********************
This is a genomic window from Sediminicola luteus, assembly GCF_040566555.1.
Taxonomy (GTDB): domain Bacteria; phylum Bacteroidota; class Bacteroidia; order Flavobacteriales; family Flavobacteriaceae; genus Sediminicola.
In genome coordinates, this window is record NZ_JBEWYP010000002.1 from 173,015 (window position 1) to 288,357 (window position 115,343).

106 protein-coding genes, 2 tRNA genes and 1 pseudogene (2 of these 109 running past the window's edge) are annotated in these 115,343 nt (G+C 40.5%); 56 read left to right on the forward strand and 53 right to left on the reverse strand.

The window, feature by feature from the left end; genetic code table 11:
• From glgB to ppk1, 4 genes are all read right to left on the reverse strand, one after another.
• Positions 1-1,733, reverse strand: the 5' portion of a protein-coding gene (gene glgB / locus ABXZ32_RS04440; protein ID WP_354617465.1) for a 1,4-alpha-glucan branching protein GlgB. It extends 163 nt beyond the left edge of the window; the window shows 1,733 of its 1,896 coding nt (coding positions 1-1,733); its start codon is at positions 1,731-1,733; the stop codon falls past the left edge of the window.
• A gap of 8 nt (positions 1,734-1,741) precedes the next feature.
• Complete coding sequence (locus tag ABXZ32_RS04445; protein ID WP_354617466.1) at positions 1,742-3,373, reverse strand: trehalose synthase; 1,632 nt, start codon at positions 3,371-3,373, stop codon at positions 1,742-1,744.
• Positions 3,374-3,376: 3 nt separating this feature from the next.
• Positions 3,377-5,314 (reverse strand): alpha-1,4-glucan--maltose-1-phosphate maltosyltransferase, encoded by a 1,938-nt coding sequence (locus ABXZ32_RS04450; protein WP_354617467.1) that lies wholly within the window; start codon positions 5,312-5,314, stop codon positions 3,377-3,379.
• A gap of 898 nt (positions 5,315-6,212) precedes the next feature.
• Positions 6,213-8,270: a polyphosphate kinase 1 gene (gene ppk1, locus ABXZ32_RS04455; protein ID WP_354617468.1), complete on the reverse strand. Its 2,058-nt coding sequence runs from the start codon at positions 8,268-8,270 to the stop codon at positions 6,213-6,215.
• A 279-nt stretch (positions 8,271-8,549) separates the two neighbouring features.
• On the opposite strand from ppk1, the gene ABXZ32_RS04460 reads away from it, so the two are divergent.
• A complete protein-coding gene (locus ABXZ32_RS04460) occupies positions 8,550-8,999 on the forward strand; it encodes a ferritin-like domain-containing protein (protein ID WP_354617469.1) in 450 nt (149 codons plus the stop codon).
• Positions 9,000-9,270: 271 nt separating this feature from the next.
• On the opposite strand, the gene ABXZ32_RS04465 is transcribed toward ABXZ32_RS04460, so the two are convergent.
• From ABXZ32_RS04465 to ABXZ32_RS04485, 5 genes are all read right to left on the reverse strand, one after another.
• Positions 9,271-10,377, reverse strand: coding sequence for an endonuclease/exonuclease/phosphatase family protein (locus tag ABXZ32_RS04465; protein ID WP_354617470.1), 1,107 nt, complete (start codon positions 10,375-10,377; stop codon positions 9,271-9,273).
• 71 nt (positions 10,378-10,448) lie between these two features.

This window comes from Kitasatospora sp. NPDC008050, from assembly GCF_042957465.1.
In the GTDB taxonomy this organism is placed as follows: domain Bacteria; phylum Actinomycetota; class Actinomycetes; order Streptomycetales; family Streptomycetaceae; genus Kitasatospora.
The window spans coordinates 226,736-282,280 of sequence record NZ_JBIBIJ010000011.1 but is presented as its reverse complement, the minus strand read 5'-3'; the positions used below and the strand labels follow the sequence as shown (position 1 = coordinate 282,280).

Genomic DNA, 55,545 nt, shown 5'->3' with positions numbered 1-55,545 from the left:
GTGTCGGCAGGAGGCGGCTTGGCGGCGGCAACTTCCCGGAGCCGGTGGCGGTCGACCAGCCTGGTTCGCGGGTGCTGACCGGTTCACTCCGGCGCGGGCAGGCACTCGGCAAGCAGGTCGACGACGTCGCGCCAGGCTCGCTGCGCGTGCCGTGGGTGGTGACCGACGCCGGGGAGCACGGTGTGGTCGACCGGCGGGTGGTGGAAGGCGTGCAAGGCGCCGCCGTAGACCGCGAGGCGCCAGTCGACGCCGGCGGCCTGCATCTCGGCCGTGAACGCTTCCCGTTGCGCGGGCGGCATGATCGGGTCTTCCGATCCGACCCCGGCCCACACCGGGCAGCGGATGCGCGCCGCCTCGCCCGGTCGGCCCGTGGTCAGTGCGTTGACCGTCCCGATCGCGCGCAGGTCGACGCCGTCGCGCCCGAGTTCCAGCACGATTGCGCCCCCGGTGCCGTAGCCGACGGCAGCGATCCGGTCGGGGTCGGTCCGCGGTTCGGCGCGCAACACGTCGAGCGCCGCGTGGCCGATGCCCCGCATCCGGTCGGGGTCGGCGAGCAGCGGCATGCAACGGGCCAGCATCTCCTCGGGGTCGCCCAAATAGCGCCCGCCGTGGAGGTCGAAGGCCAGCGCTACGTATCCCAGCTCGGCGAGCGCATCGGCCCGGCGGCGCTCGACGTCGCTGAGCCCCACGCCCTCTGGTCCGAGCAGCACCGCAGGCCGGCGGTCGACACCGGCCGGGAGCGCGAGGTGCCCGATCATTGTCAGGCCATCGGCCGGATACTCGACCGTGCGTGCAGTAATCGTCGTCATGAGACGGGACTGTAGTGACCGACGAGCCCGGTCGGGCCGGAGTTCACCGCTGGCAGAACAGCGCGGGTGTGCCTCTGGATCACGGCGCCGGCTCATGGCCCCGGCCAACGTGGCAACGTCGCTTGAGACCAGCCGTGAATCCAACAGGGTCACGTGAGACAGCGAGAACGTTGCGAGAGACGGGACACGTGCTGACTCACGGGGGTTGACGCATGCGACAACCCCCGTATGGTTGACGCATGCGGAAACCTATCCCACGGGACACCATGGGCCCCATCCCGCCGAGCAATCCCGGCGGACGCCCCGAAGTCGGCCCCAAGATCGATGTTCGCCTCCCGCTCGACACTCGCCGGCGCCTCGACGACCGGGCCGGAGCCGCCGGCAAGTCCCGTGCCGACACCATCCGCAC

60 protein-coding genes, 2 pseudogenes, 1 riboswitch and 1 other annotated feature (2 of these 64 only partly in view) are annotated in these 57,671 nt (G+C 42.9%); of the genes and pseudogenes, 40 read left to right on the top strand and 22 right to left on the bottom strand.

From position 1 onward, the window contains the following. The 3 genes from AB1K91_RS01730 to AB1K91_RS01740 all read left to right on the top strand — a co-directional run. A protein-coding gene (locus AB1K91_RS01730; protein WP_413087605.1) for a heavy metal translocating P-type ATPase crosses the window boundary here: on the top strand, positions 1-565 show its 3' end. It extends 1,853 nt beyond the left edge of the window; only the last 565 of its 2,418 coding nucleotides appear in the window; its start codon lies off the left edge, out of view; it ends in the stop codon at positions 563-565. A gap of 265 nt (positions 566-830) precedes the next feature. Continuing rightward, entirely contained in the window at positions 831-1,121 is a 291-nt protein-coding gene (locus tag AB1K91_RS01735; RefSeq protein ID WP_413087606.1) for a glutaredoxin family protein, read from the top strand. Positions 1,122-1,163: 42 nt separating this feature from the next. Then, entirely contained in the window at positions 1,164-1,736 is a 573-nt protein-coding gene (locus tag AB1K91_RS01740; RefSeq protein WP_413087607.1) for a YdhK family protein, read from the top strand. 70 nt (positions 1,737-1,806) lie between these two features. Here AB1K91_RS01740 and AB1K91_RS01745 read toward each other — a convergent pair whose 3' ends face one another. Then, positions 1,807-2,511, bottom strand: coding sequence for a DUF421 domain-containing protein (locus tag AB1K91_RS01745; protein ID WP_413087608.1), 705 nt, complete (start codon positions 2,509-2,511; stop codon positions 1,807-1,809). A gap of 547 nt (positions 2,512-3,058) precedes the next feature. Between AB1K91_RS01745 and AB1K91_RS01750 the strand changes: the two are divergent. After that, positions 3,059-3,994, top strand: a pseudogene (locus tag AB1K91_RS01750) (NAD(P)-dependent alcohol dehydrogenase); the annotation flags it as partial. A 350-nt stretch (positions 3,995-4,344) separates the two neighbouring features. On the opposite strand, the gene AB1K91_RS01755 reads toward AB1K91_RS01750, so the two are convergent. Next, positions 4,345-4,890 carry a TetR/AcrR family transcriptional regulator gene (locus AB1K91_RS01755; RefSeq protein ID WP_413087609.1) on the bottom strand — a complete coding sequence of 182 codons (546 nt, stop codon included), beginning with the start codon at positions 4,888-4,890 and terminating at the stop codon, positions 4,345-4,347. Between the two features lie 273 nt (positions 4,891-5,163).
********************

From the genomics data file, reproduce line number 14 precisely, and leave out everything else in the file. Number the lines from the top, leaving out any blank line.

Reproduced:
• A 279-nt stretch (positions 8,271-8,549) separates the two neighbouring features.